A combined 4,125 people attended the co-located 2018 SAME Federal Small Business Conference for the A/E/C Industry and Department of Veterans Affairs’ National Veterans Small Business Construction-Targeted Industry Engagement, which were held Oct. 31-Nov. 2 in New Orleans, La.
The record attendance to SBC alone (over 3,250) capped the fifth straight year the event has grown—from 1,653 attendees in 2013 to 2,067 in 2015 to 2,582 last year.
The 97 percent growth of SBC since 2013 underscores the equal value that the conference aspires to bring to both government and industry attendees. It is not just about providing opportunities for companies to network with decision-makers from the federal government; and it is not just about creating a forum where agencies can inform the private sector about where it will need contracting support in the years to come. SBC is about creating mutually beneficial opportunities to conduct valuable market research. Whether they are from the private or public sector, attendees can engage with teaming and subcontracting partners, ascertain upcoming areas of infrastructure investment to position their firms for success, hear from experts on best practices for operating in the federal market, discover the available capacity and capability that exists in industry, and learn how other agencies operate in order to achieve more consistent standards and contract application to improve project delivery.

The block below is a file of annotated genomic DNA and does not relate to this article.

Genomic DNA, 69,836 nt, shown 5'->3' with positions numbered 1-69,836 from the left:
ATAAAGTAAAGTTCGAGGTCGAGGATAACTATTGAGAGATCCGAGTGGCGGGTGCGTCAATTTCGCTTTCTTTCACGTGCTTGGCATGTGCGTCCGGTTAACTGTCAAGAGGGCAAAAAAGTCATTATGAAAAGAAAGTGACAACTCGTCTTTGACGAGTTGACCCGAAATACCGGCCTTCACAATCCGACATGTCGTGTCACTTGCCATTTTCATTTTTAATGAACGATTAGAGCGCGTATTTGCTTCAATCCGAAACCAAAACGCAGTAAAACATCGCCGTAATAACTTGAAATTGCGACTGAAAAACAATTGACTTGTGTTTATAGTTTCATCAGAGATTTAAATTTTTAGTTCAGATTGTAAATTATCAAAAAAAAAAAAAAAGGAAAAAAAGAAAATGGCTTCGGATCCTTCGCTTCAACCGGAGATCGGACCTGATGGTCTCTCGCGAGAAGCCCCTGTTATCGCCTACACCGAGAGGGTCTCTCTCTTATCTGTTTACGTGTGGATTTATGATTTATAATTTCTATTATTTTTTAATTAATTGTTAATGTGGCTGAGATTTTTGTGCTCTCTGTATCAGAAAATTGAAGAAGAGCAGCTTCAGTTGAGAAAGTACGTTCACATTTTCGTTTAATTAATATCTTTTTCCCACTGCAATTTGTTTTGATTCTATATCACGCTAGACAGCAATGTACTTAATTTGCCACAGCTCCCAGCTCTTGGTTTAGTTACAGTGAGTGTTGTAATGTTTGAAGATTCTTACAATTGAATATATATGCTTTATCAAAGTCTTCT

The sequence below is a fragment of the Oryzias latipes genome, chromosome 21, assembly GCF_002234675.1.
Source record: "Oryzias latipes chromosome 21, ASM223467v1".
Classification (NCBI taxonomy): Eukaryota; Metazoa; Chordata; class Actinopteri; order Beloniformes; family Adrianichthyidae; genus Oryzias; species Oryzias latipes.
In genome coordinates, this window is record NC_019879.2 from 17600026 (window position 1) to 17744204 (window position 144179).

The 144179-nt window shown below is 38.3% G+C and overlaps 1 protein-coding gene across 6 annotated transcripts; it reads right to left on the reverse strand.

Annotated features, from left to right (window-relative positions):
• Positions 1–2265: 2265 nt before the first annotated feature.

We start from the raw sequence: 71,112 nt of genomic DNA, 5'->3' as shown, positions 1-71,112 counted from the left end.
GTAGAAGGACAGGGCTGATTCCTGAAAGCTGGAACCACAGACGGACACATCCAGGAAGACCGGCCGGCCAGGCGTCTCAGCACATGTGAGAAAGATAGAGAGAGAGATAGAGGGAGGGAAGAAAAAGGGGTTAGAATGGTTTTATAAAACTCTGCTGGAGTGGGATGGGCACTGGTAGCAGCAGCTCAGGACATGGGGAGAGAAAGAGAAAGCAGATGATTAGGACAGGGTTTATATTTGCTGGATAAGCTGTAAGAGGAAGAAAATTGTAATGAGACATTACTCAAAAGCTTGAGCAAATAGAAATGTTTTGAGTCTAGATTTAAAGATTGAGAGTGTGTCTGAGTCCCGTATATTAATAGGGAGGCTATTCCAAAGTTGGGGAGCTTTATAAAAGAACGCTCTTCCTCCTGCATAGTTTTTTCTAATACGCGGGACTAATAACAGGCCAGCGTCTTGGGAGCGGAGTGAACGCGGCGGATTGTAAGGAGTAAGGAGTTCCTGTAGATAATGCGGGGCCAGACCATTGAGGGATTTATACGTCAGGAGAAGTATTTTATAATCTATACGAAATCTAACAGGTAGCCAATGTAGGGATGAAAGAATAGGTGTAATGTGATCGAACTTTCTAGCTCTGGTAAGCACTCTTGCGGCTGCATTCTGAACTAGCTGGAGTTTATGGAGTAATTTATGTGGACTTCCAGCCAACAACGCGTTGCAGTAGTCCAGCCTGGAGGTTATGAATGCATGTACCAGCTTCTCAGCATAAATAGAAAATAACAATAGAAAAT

This year, the SBC-NVSBE co-location produced significant additional value for the public and private sector attendees. In particular, instead of attending two conferences (which means twice the cost and twice the time away from the office), businesses could focus their resources on one location and still be able to meet with the agencies they needed to. For the Department of Veterans Affairs, which has roughly $6 billion in facilities maintenance and construction requirements over the next five years, the co-location helped to widen the pool of companies that could learn about its program and plan to compete for solicitations, increasing competition.
The record attendance to SBC alone (over 3,250) capped the fifth straight year that the conference has grown—from 1,653 attendees in 2013 to 2,067 in 2015 to 2,582 last year.
In addition, the co-location gave participating federal agencies the opportunity for cross-collaboration. Panels brought together both military and civilian agencies, bringing awareness to similarities and differences in how they operate and contract with industry. Attendees could go to any event or activity of either SBC or NVSBE. Several aspects were combined, including the Exhibit Hall and the education sessions, while other parts such as Business Opportunity Briefings and Networking Roundtables were structured independently.